In various cities across the country, mobs of mostly young, mostly incoherent, often noisy and sometimes violent demonstrators are making themselves a major nuisance.
Meanwhile, many in the media are practically gushing over these “protesters,” and giving them the free publicity they crave for themselves and their cause — whatever that is, beyond venting their emotions on television.
Members of the mobs apparently believe that other people, who are working while they are out trashing the streets, should be forced to subsidize their college education — and apparently the President of the United States thinks so too.
But if these loud mouths' inability to put together a coherent line of thought is any indication of their education, the taxpayers should demand their money back for having that money wasted on them for years in the public schools.
Sloppy words and sloppy thinking often go together, both in the mobs and in the media that are covering them. It is common, for example, to hear in the media how some “protesters” were arrested. But anyone who reads this column regularly knows that I protest against all sorts of things — and don't get arrested.
The difference is that I don't block traffic, join mobs sleeping overnight in parks or urinate in the street. If the media cannot distinguish between protesting and disturbing the peace, then their education may also have wasted a lot of taxpayers' money.
Among the favorite sloppy words used by the shrill mobs in the streets is “Wall Street greed.” But even if you think people in Wall Street, or anywhere else, are making more money than they deserve, “greed” is no explanation whatever.
“Greed” says how much you want. But you can become the greediest person on earth and that will not increase your pay in the slightest. It is what other people pay you that increases your income.
If the government has been sending too much of the taxpayers' money to people in Wall Street — or anywhere else — then the irresponsibility or corruption of politicians is the problem. “Occupy Wall Street” hooligans should be occupying Pennsylvania Avenue in Washington.
Maybe some of the bankers or financiers should have turned down the millions and billions that politicians were offering them. But sainthood is no more common in Wall Street than on Pennsylvania Avenue — or in the media or academia, for that matter.
Actually, some banks did try to refuse the government bailout money, to avoid the interference with their business that they knew would come with it. But the feds insisted — and federal regulators' power to create big financial problems for banks made it hard to say no. The feds made them an offer they couldn't refuse.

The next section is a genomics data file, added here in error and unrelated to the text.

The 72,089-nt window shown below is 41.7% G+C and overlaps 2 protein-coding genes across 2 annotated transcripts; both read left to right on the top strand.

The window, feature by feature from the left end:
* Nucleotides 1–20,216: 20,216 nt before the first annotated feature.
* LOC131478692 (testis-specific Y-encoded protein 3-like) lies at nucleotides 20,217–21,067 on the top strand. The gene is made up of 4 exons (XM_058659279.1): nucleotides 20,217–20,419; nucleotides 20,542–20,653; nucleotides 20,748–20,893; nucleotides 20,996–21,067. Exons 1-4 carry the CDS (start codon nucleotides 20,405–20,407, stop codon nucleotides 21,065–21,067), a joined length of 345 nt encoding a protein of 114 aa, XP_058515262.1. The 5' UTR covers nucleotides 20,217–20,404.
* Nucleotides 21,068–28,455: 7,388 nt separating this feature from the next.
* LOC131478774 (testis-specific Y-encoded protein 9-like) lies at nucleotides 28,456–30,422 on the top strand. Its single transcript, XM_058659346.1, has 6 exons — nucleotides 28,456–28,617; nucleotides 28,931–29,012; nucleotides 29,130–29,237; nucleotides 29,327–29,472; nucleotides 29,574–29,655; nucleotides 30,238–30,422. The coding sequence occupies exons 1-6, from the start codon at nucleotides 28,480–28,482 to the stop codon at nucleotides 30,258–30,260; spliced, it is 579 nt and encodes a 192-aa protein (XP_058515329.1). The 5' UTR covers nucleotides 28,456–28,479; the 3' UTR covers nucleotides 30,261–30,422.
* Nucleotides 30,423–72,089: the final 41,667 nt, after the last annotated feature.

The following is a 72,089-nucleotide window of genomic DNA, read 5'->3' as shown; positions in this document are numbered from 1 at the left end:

People who cannot distinguish between democracy and mob rule may fall for the idea that the hooligans in the street represent the 99 percent who are protesting about the “greed” of the 1 percent. But these hooligans are less than 1 percent and they are grossly violating the rights of vastly larger numbers of people who have to put up with their trashing of the streets by day and their noise that keeps working people awake at night.
As for the “top 1 percent” in income that attract so much attention, angst and denunciation, there is always going to be a top 1 percent, unless everybody has the same income. That top 1 percent has no more monopoly on sainthood or villainy than people in any other bracket.
Moreover, that top 1 percent does not consist of the “millionaires and billionaires” that Barack Obama talks about. You don't even have to make half a million dollars to be in the top 1 percent.
Moreover, this is not an enduring class of people. Nor are people in other income brackets. Most of the people in the top 1 percent at any given time are there for only one year. Anyone who sells an average home in San Francisco can get into the top 1 percent in income — for that year. Other one-time spikes in income account for most of the people in that top 1 percent.
But such plain facts carry little weight amid the heady rhetoric and mindless emotions of the mob and the media.Thomas Sowell is a senior fellow at the Hoover Institution at Stanford University. His website is www.tsowell.com.